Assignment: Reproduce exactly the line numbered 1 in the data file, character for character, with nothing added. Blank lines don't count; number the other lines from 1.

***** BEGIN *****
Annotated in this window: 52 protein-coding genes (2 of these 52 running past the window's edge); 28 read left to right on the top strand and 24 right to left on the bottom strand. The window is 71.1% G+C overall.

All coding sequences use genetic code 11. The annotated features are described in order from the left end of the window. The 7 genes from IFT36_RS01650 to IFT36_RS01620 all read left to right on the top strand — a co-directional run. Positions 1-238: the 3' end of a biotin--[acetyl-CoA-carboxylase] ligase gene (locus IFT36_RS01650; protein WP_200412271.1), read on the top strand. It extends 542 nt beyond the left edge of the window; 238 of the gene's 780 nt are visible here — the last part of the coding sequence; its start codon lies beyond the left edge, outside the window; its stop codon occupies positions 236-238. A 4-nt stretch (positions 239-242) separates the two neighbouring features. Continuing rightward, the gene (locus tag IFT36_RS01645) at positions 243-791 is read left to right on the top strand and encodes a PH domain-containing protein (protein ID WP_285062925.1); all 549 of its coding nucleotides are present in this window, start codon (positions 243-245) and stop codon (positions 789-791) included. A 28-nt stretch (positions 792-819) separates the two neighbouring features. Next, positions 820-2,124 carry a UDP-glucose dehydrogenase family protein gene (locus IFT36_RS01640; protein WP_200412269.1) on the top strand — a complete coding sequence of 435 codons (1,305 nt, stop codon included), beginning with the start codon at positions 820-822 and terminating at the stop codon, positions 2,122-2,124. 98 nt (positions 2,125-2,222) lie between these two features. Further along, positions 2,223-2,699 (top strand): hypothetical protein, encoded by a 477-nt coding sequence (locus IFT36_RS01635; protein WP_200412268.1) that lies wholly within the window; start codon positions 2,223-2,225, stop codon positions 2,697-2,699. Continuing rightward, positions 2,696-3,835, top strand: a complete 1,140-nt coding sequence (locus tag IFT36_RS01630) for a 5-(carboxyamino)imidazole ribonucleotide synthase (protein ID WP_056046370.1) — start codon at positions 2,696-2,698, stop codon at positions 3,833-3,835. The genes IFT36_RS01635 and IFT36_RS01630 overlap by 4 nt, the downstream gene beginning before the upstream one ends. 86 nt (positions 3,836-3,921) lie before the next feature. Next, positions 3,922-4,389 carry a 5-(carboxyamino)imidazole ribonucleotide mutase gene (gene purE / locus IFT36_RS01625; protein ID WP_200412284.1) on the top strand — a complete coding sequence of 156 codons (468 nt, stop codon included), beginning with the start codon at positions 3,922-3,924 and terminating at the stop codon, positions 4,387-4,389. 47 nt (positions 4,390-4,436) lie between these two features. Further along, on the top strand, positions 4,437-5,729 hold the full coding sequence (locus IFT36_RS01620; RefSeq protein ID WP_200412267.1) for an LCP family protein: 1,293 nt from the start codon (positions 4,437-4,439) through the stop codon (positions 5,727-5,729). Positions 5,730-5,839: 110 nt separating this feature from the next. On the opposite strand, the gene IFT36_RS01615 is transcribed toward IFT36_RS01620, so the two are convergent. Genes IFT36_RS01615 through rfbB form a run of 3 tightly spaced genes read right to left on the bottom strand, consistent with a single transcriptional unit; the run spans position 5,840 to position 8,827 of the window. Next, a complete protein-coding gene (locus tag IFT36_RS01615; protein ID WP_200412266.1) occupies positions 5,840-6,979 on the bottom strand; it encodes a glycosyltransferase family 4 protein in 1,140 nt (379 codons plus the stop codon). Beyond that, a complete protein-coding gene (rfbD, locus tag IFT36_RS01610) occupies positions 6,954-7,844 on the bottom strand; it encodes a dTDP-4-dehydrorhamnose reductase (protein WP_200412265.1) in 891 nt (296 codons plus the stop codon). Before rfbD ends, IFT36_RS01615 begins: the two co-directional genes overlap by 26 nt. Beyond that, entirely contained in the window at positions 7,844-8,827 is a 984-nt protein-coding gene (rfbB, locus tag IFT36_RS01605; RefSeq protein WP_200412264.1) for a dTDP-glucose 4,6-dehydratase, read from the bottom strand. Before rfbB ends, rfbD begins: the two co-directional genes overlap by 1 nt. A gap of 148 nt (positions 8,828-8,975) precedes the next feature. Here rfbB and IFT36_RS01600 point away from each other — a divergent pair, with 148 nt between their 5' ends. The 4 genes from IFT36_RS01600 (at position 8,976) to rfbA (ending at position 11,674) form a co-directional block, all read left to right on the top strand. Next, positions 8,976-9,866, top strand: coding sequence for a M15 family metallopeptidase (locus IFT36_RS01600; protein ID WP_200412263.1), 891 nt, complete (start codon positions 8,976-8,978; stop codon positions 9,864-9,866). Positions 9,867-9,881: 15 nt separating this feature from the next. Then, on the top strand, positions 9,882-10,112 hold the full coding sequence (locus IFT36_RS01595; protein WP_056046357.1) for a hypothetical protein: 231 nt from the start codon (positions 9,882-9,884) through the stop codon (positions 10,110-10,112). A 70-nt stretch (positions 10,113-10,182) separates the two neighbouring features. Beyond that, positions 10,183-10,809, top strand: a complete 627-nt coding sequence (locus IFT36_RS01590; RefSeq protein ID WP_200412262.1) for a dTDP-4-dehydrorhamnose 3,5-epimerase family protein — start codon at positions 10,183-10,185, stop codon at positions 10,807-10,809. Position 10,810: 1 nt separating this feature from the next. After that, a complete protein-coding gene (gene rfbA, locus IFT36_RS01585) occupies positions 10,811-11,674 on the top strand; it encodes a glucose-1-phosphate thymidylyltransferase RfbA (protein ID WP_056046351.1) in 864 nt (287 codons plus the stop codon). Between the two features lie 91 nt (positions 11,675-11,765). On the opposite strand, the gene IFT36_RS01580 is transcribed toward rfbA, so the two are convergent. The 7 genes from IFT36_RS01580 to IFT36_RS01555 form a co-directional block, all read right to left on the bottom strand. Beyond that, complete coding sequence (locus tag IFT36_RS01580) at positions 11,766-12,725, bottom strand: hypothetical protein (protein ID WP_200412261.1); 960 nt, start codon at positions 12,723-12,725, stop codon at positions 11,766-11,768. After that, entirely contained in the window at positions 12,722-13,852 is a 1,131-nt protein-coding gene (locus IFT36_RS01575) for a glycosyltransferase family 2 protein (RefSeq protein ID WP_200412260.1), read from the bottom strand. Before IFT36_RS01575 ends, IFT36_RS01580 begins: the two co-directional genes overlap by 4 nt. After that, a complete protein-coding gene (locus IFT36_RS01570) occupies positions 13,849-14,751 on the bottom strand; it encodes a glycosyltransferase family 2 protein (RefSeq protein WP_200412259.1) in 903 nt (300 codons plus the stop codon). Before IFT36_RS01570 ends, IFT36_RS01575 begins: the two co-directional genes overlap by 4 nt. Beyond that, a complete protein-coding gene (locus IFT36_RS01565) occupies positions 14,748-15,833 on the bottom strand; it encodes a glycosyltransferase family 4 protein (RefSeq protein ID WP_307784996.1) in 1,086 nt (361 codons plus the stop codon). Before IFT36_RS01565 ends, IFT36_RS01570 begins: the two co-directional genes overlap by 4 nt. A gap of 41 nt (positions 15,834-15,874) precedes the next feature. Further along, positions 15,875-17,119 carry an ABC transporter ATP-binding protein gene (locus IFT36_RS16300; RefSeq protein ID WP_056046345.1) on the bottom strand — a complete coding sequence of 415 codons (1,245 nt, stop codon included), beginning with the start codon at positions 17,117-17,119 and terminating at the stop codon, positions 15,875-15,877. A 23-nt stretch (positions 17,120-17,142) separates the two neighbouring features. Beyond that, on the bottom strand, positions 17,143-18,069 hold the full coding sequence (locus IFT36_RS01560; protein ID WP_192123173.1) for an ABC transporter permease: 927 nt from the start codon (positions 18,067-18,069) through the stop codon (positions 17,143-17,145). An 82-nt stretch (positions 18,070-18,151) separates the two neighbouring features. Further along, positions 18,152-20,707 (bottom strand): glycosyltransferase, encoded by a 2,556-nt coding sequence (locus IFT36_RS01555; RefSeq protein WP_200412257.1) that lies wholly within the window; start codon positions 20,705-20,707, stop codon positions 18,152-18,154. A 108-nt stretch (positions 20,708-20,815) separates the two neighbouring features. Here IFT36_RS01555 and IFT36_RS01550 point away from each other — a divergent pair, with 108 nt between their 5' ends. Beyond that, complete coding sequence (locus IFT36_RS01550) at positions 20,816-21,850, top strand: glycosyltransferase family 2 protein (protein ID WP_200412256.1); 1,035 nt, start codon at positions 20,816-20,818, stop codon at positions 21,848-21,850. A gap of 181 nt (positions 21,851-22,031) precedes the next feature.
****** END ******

Annotated in this window: 52 protein-coding genes (2 of these 52 running past the window's edge); 28 read left to right on the top strand and 24 right to left on the bottom strand. The window is 71.1% G+C overall.